The FDA has approved the first generic version of the EpiPen and EpiPen Jr. (epinephrine,Teva) auto-injector for the emergency treatment of allergic reactions, including anaphylaxis, in adults and pediatric patients who weigh more than 33 pounds. The generic epinephrine auto-injector is available in 0.3-mg and 0.15-mg strengths.
The EpiPen is intended to automatically inject a dose of epinephrine into a person’s thigh to stop an allergic reaction. The FDA has approved several epinephrine auto-injector products under new drug applications to treat anaphylaxis, including EpiPen, Adrenaclick and Auvi-Q. Some hope that the new generic approval will lead to a price reduction of Mylan’s version of the product, which dominates the market at the pharmacy counter despite its high cost. Between 2009 and 2016, Mylan raised the price of the device more than 500%, which reignited the national debate on rising drug costs.
The generic auto-injector is intended for immediate administration to patients. When given intramuscularly or subcutaneously, it has a rapid onset and short duration of action. The most common side effects associated with epinephrine injection are anxiety, apprehensiveness, restlessness, tremor, weakness, dizziness, sweating, palpitations, pallor, nausea and vomiting, headache and/or respiratory difficulties. Rare cases of serious skin and soft tissue infections have been reported following use of the drug. In patients with heart disease, the use of epinephrine injection may cause angina pectoris or ventricular arrhythmias. Following the use of epinephrine injection, patients should seek immediate medical or hospital care.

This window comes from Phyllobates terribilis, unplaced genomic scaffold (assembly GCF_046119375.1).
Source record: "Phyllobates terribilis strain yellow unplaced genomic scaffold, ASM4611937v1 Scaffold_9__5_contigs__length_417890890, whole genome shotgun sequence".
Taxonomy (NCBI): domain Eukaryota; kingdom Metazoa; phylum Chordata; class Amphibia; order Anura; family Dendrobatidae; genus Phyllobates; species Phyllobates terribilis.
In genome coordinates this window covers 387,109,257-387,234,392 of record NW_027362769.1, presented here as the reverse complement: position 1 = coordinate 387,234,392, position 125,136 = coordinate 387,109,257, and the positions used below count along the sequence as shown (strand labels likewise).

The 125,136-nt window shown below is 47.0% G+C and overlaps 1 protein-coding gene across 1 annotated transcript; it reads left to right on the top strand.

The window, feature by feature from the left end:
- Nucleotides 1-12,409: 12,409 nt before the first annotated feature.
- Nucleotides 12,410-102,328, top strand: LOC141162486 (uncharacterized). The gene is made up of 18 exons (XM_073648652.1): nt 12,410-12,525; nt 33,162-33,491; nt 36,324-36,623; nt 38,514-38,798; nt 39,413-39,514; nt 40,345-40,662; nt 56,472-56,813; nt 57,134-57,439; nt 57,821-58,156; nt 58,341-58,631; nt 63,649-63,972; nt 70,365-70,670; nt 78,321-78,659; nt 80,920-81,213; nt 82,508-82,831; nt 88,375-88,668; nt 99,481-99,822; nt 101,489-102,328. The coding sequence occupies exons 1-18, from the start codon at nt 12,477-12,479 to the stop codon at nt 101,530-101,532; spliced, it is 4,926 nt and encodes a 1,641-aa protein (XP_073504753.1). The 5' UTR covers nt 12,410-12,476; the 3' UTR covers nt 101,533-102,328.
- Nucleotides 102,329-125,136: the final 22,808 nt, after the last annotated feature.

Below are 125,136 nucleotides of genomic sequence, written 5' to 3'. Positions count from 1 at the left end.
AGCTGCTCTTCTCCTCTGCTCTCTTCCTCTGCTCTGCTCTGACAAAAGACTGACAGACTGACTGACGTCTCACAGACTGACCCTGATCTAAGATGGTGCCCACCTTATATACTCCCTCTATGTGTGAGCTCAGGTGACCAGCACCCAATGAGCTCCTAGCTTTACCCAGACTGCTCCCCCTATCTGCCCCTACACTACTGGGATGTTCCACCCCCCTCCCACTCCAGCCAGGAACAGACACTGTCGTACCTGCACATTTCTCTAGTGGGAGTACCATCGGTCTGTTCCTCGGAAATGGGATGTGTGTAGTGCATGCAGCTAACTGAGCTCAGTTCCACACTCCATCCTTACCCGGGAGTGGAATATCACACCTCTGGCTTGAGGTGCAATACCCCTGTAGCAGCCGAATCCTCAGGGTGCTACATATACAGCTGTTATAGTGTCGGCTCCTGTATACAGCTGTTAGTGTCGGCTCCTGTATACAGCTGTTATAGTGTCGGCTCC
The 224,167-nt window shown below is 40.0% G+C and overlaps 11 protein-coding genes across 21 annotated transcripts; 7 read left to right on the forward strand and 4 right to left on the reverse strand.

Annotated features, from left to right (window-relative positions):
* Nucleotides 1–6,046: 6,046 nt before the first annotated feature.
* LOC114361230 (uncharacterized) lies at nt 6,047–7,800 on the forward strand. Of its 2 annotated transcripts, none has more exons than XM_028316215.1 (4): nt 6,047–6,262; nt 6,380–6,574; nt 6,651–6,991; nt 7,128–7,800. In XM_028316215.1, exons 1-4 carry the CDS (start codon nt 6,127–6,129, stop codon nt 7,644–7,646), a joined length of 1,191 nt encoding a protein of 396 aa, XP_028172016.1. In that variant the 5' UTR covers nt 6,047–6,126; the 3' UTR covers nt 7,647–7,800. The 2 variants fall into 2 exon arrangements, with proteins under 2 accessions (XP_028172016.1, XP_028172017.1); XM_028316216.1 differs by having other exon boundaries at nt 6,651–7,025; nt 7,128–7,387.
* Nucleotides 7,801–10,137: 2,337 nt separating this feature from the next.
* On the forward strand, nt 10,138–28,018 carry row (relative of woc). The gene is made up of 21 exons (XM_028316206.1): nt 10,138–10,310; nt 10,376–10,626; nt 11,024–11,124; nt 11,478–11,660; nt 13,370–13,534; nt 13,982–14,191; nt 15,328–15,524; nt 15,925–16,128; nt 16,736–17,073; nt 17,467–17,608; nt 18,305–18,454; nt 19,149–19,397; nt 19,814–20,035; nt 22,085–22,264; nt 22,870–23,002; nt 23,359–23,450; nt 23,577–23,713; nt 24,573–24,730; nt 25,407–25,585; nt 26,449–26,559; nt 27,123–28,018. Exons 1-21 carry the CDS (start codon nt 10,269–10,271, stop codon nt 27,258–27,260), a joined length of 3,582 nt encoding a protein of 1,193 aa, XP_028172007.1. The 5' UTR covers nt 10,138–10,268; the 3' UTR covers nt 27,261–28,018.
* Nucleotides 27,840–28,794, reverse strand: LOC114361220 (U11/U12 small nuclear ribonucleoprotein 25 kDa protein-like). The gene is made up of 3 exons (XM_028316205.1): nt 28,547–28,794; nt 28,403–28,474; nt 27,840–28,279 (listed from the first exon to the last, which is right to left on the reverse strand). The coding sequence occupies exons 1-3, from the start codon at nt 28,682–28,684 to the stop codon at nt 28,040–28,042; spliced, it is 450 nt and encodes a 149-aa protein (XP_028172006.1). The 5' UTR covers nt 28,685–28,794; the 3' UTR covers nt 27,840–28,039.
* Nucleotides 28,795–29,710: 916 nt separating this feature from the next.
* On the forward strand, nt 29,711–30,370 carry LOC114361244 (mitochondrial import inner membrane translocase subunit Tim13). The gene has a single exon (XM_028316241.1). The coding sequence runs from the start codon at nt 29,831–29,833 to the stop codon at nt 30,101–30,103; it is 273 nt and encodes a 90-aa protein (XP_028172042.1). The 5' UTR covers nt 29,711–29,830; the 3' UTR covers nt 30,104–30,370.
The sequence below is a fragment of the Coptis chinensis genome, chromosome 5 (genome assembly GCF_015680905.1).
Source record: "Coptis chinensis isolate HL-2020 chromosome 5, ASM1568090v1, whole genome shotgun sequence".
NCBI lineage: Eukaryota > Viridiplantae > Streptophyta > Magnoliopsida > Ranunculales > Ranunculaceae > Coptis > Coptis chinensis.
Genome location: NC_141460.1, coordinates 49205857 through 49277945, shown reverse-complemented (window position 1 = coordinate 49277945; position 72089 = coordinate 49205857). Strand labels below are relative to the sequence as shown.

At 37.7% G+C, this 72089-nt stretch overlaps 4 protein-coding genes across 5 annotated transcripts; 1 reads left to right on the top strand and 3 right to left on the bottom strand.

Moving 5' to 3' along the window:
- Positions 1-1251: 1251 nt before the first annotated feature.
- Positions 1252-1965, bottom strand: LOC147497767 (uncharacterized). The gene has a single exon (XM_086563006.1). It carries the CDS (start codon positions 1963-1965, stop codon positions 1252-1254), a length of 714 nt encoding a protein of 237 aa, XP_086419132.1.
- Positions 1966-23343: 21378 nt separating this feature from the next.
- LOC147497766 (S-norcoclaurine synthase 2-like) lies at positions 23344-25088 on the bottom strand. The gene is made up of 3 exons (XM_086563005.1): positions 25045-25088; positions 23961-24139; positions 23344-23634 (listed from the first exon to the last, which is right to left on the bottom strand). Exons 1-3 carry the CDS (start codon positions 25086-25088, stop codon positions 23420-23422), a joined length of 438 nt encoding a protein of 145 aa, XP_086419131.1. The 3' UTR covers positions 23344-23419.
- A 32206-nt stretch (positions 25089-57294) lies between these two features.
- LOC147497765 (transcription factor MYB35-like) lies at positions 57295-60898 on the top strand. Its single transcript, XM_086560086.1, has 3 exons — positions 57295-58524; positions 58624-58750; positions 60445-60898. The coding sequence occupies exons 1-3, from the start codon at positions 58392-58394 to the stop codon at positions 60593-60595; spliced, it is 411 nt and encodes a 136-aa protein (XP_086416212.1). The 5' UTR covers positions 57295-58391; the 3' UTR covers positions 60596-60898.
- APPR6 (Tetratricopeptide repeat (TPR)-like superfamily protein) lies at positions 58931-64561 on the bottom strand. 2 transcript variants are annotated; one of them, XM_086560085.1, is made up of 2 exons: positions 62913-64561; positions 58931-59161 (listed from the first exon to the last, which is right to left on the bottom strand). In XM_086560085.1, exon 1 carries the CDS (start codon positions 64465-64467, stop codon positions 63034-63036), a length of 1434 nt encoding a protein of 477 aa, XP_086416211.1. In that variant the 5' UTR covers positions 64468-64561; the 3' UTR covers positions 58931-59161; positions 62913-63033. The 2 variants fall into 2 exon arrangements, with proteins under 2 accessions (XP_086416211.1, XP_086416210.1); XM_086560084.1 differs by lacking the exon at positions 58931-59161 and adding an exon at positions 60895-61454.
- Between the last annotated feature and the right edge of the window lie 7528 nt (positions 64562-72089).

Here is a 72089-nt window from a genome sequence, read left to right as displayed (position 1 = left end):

Epinephrine should not be injected into the vein, buttock, fingers, hands or feet. To minimize risk of injection-site injury, movement of the leg should be limited during injection.